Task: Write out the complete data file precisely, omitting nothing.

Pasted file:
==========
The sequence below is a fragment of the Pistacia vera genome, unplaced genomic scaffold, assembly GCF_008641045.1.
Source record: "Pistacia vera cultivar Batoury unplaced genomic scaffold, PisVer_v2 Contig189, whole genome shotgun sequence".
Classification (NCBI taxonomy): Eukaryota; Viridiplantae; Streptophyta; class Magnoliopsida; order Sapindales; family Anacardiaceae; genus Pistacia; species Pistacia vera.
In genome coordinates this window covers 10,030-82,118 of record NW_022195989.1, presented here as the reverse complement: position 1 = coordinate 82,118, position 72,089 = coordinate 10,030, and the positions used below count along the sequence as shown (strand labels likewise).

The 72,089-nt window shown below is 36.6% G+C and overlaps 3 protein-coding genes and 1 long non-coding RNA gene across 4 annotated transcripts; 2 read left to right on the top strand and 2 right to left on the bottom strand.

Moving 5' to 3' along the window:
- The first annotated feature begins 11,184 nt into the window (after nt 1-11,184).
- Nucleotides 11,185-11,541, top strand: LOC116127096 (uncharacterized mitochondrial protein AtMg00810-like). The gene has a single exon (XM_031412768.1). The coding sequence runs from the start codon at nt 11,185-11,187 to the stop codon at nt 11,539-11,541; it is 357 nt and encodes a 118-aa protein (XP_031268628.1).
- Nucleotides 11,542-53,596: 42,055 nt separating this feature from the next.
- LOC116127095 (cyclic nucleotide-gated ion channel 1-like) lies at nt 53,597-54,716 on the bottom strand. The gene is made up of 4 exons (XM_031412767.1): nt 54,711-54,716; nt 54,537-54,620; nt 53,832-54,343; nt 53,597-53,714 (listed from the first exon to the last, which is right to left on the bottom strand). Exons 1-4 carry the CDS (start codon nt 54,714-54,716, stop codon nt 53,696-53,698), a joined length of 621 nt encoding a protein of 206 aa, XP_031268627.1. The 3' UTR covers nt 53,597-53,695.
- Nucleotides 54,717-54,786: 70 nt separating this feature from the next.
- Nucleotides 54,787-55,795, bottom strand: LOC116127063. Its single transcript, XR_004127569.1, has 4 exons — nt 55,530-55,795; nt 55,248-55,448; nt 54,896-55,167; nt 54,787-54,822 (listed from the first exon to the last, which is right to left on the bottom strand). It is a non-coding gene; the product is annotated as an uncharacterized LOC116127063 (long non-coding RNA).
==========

The sequence below is a fragment of the Pistacia vera genome, unplaced genomic scaffold, assembly GCF_008641045.1.
Source record: "Pistacia vera cultivar Batoury unplaced genomic scaffold, PisVer_v2 Contig189, whole genome shotgun sequence".
Classification (NCBI taxonomy): Eukaryota; Viridiplantae; Streptophyta; class Magnoliopsida; order Sapindales; family Anacardiaceae; genus Pistacia; species Pistacia vera.
In genome coordinates this window covers 10,030-82,118 of record NW_022195989.1, presented here as the reverse complement: position 1 = coordinate 82,118, position 72,089 = coordinate 10,030, and the positions used below count along the sequence as shown (strand labels likewise).

The 72,089-nt window shown below is 36.6% G+C and overlaps 3 protein-coding genes and 1 long non-coding RNA gene across 4 annotated transcripts; 2 read left to right on the top strand and 2 right to left on the bottom strand.

Moving 5' to 3' along the window:
- The first annotated feature begins 11,184 nt into the window (after nt 1-11,184).
- Nucleotides 11,185-11,541, top strand: LOC116127096 (uncharacterized mitochondrial protein AtMg00810-like). The gene has a single exon (XM_031412768.1). The coding sequence runs from the start codon at nt 11,185-11,187 to the stop codon at nt 11,539-11,541; it is 357 nt and encodes a 118-aa protein (XP_031268628.1).
- Nucleotides 11,542-53,596: 42,055 nt separating this feature from the next.
- LOC116127095 (cyclic nucleotide-gated ion channel 1-like) lies at nt 53,597-54,716 on the bottom strand. The gene is made up of 4 exons (XM_031412767.1): nt 54,711-54,716; nt 54,537-54,620; nt 53,832-54,343; nt 53,597-53,714 (listed from the first exon to the last, which is right to left on the bottom strand). Exons 1-4 carry the CDS (start codon nt 54,714-54,716, stop codon nt 53,696-53,698), a joined length of 621 nt encoding a protein of 206 aa, XP_031268627.1. The 3' UTR covers nt 53,597-53,695.
- Nucleotides 54,717-54,786: 70 nt separating this feature from the next.
- Nucleotides 54,787-55,795, bottom strand: LOC116127063. Its single transcript, XR_004127569.1, has 4 exons — nt 55,530-55,795; nt 55,248-55,448; nt 54,896-55,167; nt 54,787-54,822 (listed from the first exon to the last, which is right to left on the bottom strand). It is a non-coding gene; the product is annotated as an uncharacterized LOC116127063 (long non-coding RNA).